[Python-ideas] Grammar for plus and minus unary ops

Steven D'Aprano steve at pearwood.info
Sat Mar 28 05:13:20 CET 2009

Moved from python-dev to python-ideas.

On Sat, 28 Mar 2009 04:19:46 am Jared Grubb wrote:
> I was recently reviewing some Python code for a friend who is a C++
> programmer, and he had code something like this:
> def foo():
>    try = 0
>    while try<MAX:
>       ret = bar()
>       if ret: break
>       ++try
> I was a bit surprised that this was syntactically valid, 

You shouldn't be. Unary operators are inspired by the equivalent 
mathematical unary operators.

> It appears that the grammar treats the above example as the unary +
> op applied twice:

As it should.

> I'm not a EBNF expert, but it seems that we could modify the grammar
> to be more restrictive so the above code would not be silently valid.
> E.g., "++5" and "1+++5" and "1+-+5" are syntax errors, but still keep
> "1++5", "1+-5", "1-+5" as valid. (Although, '~' throws in a kink...
> should '~-5' be legal? Seems so...)

Why would we want to do this? I'm sure there are plenty of other syntax 
constructions in Python which just happen to look like something from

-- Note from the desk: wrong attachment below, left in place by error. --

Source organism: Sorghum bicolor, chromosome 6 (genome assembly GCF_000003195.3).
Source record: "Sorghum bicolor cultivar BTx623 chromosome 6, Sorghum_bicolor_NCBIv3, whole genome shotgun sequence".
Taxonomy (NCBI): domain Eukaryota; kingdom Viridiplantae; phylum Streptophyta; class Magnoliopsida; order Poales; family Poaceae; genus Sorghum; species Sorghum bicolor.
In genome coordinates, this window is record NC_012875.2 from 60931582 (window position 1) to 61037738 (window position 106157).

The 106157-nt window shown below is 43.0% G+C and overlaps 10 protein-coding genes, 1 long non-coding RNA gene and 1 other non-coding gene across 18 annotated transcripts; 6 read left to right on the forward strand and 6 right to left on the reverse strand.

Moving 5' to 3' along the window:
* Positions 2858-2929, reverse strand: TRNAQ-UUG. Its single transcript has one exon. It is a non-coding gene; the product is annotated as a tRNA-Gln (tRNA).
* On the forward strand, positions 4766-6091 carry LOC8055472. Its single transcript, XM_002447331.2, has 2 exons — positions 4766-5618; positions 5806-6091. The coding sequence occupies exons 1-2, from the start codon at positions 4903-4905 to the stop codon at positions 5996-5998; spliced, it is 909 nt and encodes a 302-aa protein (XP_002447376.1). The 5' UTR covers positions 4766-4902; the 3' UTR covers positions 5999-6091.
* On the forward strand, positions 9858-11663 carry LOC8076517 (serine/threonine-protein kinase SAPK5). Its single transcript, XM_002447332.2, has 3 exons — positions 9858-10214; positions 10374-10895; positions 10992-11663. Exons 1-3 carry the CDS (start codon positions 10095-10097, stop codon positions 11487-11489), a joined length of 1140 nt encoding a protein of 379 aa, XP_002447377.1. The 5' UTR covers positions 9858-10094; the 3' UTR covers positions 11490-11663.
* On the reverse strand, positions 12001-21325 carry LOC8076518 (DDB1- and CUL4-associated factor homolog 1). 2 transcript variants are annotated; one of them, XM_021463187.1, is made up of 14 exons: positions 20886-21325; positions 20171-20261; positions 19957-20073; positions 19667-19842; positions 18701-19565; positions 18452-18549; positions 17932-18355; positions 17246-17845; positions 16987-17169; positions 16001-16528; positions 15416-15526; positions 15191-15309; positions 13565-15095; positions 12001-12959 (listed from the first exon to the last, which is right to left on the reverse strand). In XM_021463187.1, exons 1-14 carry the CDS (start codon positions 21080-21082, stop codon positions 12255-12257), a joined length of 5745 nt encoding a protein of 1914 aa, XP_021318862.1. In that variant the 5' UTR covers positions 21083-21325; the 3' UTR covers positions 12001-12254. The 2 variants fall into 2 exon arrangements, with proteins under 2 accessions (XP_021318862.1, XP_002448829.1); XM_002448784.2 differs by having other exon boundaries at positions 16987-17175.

other languages, but have a different meaning. Do we have to chase our 
tails removing every possible syntactically valid string in Python that 
has a different meaning in some other language? Or is C++ somehow 
special that we treat it differently from all the other languages?

Not only is this a self-inflicted error (writing C++ code in a Python 
program is a PEBCAK error), but it's rare: it only affects a minority 
of C++ programmers, and they are only a minority of Python programmers. 
There's no need to complicate the grammar to prevent this sort of 
error. Keep it simple. ---1 on the proposal (*grin*).

Steven D'Aprano

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